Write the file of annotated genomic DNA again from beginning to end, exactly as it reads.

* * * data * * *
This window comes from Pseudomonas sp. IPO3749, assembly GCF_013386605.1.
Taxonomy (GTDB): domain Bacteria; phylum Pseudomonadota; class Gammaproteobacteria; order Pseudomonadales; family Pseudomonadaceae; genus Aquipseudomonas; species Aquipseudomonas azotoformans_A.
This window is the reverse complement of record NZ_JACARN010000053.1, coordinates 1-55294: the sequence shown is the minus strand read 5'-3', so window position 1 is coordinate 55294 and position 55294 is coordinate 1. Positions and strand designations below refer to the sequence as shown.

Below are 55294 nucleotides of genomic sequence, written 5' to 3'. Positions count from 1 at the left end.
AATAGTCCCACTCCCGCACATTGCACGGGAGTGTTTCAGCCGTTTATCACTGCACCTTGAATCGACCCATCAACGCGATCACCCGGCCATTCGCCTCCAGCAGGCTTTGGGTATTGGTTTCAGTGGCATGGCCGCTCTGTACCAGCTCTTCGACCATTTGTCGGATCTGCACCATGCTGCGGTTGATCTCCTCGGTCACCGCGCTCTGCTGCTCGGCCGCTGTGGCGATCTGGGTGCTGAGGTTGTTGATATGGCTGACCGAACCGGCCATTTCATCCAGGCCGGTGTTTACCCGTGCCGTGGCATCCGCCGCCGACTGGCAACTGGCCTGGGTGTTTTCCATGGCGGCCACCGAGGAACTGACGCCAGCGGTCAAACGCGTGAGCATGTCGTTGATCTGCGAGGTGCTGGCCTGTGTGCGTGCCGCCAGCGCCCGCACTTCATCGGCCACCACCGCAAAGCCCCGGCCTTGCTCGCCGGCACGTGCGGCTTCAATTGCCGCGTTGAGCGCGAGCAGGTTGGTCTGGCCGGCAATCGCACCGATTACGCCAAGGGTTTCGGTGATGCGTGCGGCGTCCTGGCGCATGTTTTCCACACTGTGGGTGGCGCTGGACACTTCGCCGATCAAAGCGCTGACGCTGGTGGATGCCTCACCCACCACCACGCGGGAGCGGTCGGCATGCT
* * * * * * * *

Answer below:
This window comes from Pseudomonas sp. IPO3749, assembly GCF_013386605.1.
Taxonomy (GTDB): domain Bacteria; phylum Pseudomonadota; class Gammaproteobacteria; order Pseudomonadales; family Pseudomonadaceae; genus Aquipseudomonas; species Aquipseudomonas azotoformans_A.
This window is the reverse complement of record NZ_JACARN010000053.1, coordinates 1-55294: the sequence shown is the minus strand read 5'-3', so window position 1 is coordinate 55294 and position 55294 is coordinate 1. Positions and strand designations below refer to the sequence as shown.

Below are 55294 nucleotides of genomic sequence, written 5' to 3'. Positions count from 1 at the left end.
AATAGTCCCACTCCCGCACATTGCACGGGAGTGTTTCAGCCGTTTATCACTGCACCTTGAATCGACCCATCAACGCGATCACCCGGCCATTCGCCTCCAGCAGGCTTTGGGTATTGGTTTCAGTGGCATGGCCGCTCTGTACCAGCTCTTCGACCATTTGTCGGATCTGCACCATGCTGCGGTTGATCTCCTCGGTCACCGCGCTCTGCTGCTCGGCCGCTGTGGCGATCTGGGTGCTGAGGTTGTTGATATGGCTGACCGAACCGGCCATTTCATCCAGGCCGGTGTTTACCCGTGCCGTGGCATCCGCCGCCGACTGGCAACTGGCCTGGGTGTTTTCCATGGCGGCCACCGAGGAACTGACGCCAGCGGTCAAACGCGTGAGCATGTCGTTGATCTGCGAGGTGCTGGCCTGTGTGCGTGCCGCCAGCGCCCGCACTTCATCGGCCACCACCGCAAAGCCCCGGCCTTGCTCGCCGGCACGTGCGGCTTCAATTGCCGCGTTGAGCGCGAGCAGGTTGGTCTGGCCGGCAATCGCACCGATTACGCCAAGGGTTTCGGTGATGCGTGCGGCGTCCTGGCGCATGTTTTCCACACTGTGGGTGGCGCTGGACACTTCGCCGATCAAAGCGCTGACGCTGGTGGATGCCTCACCCACCACCACGCGGGAGCGGTCGGCATGCT